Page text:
The Politics of Racial Analysis in International Anti-Discrimination Reporting

Prince Grace, Northwestern University

Debates over states’ ethnoracial data collection policies persist in both academic and political circles, often focusing on the politics of the census and arguments as to whether data collection facilitates or mitigates discrimination. However, international human rights reporting regimes, typically neglected as sites of race-making, are a similarly important theater for negotiations over the politics and practice of racial knowledge production. Given the volatile and context-specific meanings of race around the world, how has the idea of racial discrimination been “scaled” in such reporting regimes? Testing what social theorists Denise Ferreira da Silva and David Theo Goldberg have respectively called the "global idea of race” and “the globalization of the racial,” this project investigates the analytical practices state actors have engaged in when self-reporting compliance with anti-discrimination obligations, focusing on state reports submitted to the Committee on the Elimination of Racial Discrimination (CERD) in compliance with the United Nations’ International Convention on the Elimination of All Forms of Racial Discrimination (ICERD). While often used as data in case studies of individual countries, the reports have yet to be analyzed collectively as knowledge artifacts and a source of relatively standardized qualitative data, introducing the possibility of global-historical analysis. Through content analysis of more than 500 reports submitted by 160 countries to the CERD, this project examines the development and evolution of race-analytical frameworks in state reporting from the early implementation of the ICERD in the 1970s through the present. The reports enact a variety of state knowledge practices, from the inclusion of group-based demographic data and historical accounts to the development of analytical proxies for race and claims of social homogeneity. Variation in these practices reveals the geopolitical dimensions of racial knowledge production, as well as shifting, dissonant conceptions of racial discrimination and its redress.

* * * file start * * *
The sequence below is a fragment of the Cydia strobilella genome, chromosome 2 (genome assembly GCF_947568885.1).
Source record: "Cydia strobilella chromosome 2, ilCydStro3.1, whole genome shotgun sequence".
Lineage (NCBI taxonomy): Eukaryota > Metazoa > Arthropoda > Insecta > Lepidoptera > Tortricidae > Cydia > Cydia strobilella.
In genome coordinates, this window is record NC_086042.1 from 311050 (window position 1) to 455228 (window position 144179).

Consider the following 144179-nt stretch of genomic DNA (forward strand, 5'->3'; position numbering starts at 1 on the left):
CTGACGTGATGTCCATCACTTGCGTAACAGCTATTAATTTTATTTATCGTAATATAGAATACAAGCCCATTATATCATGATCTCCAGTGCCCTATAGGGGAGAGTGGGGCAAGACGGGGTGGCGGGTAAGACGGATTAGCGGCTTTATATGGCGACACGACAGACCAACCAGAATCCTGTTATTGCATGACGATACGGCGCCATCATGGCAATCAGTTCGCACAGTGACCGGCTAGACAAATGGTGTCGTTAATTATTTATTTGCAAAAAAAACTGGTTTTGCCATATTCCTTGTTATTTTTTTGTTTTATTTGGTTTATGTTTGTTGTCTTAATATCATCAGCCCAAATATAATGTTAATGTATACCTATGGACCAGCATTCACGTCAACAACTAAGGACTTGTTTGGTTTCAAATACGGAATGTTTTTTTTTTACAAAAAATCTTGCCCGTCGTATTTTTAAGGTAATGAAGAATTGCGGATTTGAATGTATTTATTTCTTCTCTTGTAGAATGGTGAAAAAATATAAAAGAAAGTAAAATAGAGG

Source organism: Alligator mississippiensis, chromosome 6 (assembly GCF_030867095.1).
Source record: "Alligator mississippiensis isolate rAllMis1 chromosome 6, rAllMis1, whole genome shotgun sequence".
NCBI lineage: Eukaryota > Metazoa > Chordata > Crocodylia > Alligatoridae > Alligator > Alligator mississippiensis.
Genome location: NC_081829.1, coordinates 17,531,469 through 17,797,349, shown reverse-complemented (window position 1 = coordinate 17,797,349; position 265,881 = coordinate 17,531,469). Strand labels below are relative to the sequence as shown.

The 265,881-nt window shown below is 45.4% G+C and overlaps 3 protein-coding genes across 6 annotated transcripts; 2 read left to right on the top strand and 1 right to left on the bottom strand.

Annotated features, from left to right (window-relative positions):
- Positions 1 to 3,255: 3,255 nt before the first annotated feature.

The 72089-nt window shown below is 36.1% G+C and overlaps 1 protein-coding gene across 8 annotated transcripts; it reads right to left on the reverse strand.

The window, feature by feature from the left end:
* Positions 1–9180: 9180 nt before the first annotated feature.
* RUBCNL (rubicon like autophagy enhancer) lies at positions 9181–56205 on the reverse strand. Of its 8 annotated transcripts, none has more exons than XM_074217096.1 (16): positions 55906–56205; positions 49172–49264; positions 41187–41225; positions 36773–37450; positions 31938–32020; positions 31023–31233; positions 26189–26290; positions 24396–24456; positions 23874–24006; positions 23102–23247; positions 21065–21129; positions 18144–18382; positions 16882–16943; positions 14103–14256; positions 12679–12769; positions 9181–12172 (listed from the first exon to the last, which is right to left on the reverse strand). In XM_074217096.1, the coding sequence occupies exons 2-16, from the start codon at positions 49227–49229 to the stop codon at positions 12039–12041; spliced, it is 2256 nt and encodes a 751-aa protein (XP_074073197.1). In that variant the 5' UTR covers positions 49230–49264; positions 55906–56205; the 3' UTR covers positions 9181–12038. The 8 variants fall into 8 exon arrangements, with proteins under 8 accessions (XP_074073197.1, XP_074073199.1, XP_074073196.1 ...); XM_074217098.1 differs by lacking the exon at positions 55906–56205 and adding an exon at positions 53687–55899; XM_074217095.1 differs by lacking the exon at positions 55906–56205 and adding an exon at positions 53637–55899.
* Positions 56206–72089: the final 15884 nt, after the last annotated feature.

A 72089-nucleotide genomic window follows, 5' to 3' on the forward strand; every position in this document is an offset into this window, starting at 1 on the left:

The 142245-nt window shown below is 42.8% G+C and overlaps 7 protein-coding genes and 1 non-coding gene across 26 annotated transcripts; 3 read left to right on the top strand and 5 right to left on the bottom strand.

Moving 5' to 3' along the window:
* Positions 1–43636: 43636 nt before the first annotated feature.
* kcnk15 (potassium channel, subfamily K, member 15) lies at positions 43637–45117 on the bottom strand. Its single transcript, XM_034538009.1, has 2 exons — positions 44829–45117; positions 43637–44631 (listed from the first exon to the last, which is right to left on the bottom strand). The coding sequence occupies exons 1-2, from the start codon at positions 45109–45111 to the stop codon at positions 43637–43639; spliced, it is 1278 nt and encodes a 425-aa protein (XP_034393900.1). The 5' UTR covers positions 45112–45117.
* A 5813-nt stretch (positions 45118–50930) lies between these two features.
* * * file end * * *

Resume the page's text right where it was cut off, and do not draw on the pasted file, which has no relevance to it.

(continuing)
No extended abstract or paper available

 Presented in Session 63. Race-Making and the Socio-Legal Imaginary